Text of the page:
"There Will Come Soft Rains" by Ray Bradbury is a science fiction story. It was originally written in 1950. The protagonist of the story is an automated house that has survived a recent nuclear blast. The narrative revolves around the notion that though technology is considered to ease the day to day life of humans, it has culminated in the destruction of mankind.
The story is set in California in the year 2026 where the human population has been destroyed by a nuclear blast. The automated house in the story is quite similar to modern day smart houses. The extent of automation in the building reflects how the West had attained refined and sophisticated technology before eventually being destructed by a nuclear blast.
Although the inhabitants of the automated house seem to have been killed by the nuclear blast, the house keeps on with its daily exhaustive set of automatic chores and self-cleaning. Meanwhile, the family dog returns to the house. The dog, injured by the blast, is recognized by the security system and allowed into the house.
As the house catches fire by the end of the story, the anti-fire mechanics of the house are activated while the other automated chores continue. Eventually, the system gives in leading to total annihilation of the structure.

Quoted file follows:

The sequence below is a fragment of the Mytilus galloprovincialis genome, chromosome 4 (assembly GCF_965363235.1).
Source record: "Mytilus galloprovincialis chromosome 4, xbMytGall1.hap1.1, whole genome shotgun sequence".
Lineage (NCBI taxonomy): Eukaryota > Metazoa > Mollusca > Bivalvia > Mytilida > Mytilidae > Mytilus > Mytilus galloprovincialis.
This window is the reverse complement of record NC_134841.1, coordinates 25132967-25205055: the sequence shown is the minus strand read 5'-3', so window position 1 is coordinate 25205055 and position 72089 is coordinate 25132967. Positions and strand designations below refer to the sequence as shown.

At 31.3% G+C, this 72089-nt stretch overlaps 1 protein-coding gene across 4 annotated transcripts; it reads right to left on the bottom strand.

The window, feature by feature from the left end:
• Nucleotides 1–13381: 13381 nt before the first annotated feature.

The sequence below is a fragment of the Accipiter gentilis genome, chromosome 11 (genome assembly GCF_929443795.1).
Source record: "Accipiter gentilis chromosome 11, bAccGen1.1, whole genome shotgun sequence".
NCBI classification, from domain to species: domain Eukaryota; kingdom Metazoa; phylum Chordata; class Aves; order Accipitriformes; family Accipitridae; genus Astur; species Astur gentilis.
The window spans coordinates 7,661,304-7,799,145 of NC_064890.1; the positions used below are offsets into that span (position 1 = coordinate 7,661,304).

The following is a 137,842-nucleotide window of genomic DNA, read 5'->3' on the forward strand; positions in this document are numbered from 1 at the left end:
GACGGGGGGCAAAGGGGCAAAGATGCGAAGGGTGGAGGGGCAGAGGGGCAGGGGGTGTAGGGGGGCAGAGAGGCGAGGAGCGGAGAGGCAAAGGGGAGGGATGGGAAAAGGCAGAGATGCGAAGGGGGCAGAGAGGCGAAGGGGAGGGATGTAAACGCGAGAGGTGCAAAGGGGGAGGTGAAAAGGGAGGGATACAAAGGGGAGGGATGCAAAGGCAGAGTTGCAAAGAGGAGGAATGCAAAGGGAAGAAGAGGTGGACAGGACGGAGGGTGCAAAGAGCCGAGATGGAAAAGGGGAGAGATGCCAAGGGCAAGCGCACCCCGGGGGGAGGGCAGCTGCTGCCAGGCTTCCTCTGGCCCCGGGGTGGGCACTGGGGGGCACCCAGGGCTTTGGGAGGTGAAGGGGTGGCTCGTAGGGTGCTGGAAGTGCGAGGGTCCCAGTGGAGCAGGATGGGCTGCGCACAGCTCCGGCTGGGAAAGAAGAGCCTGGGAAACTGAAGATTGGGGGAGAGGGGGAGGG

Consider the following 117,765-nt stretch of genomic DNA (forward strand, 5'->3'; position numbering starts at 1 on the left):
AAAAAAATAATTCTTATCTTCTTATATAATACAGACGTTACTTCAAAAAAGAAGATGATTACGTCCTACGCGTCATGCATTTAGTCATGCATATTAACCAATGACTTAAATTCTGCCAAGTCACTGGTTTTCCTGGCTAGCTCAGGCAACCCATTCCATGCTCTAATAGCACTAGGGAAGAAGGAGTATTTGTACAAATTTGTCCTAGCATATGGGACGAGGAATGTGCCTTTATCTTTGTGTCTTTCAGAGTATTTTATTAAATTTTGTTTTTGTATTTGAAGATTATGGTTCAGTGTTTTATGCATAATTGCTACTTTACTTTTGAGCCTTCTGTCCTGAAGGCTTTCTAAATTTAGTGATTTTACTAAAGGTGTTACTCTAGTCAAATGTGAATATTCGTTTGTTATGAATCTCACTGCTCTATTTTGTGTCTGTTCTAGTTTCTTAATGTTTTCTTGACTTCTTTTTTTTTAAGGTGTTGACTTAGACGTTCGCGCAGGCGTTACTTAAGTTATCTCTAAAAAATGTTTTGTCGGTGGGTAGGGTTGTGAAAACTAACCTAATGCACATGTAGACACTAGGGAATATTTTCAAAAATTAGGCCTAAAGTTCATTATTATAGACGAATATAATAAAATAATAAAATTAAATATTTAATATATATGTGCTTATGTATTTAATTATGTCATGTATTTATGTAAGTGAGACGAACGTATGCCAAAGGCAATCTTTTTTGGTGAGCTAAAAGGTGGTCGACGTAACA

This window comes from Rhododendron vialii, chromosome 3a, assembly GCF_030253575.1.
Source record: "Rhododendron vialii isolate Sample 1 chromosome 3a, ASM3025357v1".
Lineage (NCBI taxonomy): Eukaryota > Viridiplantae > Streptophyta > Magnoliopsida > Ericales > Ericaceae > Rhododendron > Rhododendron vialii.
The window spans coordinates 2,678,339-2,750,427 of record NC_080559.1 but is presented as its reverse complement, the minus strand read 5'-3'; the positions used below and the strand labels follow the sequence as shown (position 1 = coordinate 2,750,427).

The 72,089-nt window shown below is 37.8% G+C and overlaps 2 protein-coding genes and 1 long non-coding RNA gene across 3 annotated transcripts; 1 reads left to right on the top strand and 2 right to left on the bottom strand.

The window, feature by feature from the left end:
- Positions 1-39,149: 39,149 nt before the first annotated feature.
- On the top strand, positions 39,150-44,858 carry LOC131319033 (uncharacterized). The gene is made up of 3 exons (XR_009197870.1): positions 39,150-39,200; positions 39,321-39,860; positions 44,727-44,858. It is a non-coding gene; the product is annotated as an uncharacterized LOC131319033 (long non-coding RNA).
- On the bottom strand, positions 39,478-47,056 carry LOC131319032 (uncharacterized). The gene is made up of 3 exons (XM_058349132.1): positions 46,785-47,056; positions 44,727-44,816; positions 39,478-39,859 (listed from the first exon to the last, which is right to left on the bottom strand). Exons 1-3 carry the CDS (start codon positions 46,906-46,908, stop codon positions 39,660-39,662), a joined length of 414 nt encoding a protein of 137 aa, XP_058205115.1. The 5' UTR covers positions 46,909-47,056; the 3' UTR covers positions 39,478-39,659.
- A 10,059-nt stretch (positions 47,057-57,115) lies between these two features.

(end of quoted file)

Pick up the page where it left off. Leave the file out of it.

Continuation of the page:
The author highlights that modern technology may survive the death of its maker however the power of nature has the capacity to eventually take over everything.
Hello World! by Kelly Corrigan is a cheerful child-friendly book that revolves around the idea that there is more to people than meets the eye. The author proposes that the best way to make meaningful connections is through asking questions. The book is a recommended read for anyone charting into new territories.
The protagonist is a young girl who, with her dog, goes off to explore the world and meet new people. She discovers various things that interest her along the way. But she realizes that the being able to connect with people is the most gratifying experience of all. The writing is clever and encourages the young readers to ask questions.
The book points out that everyone has a story of their own and each story is significant. And, instead of making assumptions, take time to listen without making judgements. Though a picture book, it is a useful read for people of all ages.
A lecturer and lifestyle consultant by the day; an avid reader and writer by the night, I am a student of life.